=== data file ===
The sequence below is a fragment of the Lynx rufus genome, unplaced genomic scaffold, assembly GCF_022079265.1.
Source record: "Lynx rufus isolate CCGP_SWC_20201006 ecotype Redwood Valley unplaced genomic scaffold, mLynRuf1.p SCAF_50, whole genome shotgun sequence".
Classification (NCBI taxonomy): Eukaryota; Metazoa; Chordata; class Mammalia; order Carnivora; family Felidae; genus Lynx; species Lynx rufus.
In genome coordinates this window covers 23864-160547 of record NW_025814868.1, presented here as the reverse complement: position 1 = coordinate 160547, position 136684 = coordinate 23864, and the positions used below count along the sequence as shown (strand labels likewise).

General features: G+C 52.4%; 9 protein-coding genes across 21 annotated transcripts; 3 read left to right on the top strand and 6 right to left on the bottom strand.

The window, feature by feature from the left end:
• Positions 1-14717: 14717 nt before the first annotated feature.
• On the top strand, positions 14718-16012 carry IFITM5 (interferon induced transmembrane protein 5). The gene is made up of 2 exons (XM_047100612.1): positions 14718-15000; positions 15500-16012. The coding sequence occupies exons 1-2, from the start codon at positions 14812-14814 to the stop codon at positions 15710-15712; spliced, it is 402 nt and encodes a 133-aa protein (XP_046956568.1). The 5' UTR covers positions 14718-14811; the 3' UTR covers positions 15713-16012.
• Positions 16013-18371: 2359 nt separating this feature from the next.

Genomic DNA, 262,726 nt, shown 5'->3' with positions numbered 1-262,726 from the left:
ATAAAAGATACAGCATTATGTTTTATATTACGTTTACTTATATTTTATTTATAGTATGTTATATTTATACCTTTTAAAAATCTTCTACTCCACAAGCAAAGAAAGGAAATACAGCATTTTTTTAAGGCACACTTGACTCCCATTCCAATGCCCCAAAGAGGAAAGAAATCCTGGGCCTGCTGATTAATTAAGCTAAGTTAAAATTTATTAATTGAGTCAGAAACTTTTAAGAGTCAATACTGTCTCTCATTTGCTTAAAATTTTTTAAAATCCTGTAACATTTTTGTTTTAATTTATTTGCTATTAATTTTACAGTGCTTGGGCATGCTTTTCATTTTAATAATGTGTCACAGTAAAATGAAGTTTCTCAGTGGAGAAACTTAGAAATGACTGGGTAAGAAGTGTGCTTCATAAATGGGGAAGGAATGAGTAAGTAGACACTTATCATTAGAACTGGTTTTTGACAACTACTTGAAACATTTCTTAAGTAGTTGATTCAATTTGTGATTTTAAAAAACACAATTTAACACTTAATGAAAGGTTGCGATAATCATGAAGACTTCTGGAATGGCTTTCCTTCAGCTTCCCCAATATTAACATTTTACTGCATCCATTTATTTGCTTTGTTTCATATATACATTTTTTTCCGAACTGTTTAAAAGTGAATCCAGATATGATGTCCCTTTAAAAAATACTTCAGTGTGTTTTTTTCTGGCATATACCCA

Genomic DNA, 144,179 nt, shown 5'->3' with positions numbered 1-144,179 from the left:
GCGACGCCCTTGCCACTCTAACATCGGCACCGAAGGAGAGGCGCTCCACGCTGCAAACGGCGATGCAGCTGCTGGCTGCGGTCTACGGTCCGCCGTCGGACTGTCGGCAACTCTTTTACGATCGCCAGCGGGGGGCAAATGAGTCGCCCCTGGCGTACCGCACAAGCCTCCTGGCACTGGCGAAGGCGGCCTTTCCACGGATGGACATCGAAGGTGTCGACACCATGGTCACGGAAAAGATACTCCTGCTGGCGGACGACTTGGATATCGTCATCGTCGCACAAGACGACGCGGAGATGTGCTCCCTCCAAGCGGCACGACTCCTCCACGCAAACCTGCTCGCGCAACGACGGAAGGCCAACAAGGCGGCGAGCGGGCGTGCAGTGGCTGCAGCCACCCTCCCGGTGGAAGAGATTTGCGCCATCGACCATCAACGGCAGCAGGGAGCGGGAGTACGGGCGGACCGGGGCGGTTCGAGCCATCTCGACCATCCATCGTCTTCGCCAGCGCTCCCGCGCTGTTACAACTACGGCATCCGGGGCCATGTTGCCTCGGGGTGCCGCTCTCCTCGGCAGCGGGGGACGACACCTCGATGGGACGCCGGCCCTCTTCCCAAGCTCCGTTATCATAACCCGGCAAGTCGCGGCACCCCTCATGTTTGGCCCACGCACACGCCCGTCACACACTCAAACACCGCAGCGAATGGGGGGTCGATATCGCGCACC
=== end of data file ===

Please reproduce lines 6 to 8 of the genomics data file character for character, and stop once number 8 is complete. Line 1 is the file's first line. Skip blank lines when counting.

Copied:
The window, feature by feature from the left end:
• Positions 1-14717: 14717 nt before the first annotated feature.
• On the top strand, positions 14718-16012 carry IFITM5 (interferon induced transmembrane protein 5). The gene is made up of 2 exons (XM_047100612.1): positions 14718-15000; positions 15500-16012. The coding sequence occupies exons 1-2, from the start codon at positions 14812-14814 to the stop codon at positions 15710-15712; spliced, it is 402 nt and encodes a 133-aa protein (XP_046956568.1). The 5' UTR covers positions 14718-14811; the 3' UTR covers positions 15713-16012.